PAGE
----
At first, it might seem counterintuitive to discover that a 13-metre creation by Xavier Veilhan has been installed on a wall behind crisscrossing escalators in a department store. Never mind the obstructed view – people in closest proximity to the illuminated installation are neither in the mindset to consider it, nor in a position to pause and observe. 

But then Light Machine doesn’t exist solely as an artwork.

Revealed last week to coincide with the newly refreshed menswear department at the Galeries Lafayette flagship in Paris, Light Machine spans four floors – an enormous panel projecting a sequence of shadowy images, some more discernable than others. Riding up or down, you may not notice a figure rowing, or balls bouncing; only when peering across the atrium, particularly from the higher floors, can you make out the animation of a skater twirling or, rather cheekily, people on escalators.

'It’s about the impossibility of seeing, and the difference between seeing and feeling the movement,' Veilhan tells Wallpaper* of the commission, which expands upon a series he began in 2001. 'It’s super focused and non-focused at the same time and what’s interesting is that dreamy experience, the space in-between.'

The permanent installation consists of 6,144 LED lights housed in 1,536 bulbs, all 25cm in diameter. With four lights per extra-large bulb, the work reveals how Veilhan’s team scaled up the original in order to maintain the same pixelated-yet-blurred effect. 

Guillaume Houzé, who oversees Galeries Lafayette’s image and communication and provides substantial patronage for contemporary art, has known Veilhan for at least a decade and reached out to the Paris-based artist to conceive something that would become part of the store’s architecture. ‘This is more about integrating the artwork – and not in a way that’s just decoration,’ he says.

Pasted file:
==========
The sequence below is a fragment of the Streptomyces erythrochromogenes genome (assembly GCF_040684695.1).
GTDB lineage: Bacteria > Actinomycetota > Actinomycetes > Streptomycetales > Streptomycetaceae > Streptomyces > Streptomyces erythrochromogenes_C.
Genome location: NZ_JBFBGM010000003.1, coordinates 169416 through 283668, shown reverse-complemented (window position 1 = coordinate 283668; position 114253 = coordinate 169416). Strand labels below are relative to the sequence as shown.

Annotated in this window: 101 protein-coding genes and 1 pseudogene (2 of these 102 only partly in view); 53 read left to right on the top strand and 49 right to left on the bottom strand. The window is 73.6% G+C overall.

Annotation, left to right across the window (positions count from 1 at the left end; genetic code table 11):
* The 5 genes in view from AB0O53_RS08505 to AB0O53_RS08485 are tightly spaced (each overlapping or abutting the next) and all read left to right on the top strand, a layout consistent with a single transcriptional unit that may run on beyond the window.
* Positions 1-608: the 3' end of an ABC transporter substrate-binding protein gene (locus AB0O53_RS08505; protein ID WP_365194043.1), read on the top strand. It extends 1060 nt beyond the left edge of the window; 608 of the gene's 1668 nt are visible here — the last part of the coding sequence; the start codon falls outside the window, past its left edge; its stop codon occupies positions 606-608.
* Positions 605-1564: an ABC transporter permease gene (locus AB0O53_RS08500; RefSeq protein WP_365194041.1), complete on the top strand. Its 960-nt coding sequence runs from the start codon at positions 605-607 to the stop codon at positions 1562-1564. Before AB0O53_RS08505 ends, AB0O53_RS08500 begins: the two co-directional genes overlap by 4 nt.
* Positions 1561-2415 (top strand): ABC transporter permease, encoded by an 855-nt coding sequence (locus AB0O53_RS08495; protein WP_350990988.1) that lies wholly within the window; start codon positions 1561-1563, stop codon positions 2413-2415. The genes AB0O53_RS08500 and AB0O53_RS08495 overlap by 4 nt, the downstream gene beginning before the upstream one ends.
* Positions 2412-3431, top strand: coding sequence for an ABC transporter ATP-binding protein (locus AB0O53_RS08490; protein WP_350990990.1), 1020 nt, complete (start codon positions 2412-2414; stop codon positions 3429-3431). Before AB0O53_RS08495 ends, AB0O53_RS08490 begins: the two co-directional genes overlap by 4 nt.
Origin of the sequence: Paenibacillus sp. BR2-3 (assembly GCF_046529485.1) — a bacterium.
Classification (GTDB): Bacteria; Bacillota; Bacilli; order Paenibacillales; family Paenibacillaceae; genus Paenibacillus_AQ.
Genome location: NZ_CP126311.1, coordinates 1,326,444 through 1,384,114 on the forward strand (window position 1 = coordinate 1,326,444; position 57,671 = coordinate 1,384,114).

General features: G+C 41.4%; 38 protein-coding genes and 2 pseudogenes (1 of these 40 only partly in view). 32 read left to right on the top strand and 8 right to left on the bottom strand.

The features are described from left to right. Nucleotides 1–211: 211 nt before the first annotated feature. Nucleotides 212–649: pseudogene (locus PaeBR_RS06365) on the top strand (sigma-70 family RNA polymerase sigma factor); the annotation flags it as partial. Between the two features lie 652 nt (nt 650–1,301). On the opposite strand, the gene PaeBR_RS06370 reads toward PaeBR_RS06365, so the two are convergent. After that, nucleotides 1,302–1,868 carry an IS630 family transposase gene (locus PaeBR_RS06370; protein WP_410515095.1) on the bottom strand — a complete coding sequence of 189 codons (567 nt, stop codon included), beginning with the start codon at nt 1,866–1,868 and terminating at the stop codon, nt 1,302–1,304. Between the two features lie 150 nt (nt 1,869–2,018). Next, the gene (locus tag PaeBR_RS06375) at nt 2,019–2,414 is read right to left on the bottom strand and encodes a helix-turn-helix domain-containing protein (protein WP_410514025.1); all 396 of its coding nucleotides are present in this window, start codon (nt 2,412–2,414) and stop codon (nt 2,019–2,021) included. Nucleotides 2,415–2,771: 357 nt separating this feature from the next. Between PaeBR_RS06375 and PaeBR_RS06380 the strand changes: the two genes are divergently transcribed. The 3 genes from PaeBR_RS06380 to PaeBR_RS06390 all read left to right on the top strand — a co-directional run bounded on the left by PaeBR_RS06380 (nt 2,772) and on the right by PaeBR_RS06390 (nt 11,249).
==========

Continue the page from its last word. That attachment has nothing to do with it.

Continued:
For his part, Veilhan explains how the piece posed several technical challenges, equally owing to size and space. To enlarge the work, the team decided to switch from incandescent to LED bulbs but then needed to compensate for the shift from warm to cool light. ‘Classic bulbs are heated to provide white light but they glow with a progression that an LED doesn’t have. It might be beyond perception but it was a long process,’ he says, noting that it was completed in eight months.

Located at an entry to the store that is also shared by a public transportation exit, the work catches the eye immediately. To some extent, this directed the selection of moving image programming. Whether a person diving or shapes in space, the motion remains consistently fluid and rhythmic – never so abrupt or skittish as to visually assault customers. ‘The light can't be too violent; if people are getting headaches, then it’s not a success,’ says Veilhan with a laugh.

Indeed, he admits that earlier in his career, he may have considered a more disruptive impact. 'Fifteen years ago, I would have made it full blast. Now, maybe it’s that I’m getting older, but it’s also a situation of seeing big art everywhere. I wanted to use this opportunity but in a soft way, like a wave,’ he says. ‘Powerful but softer.’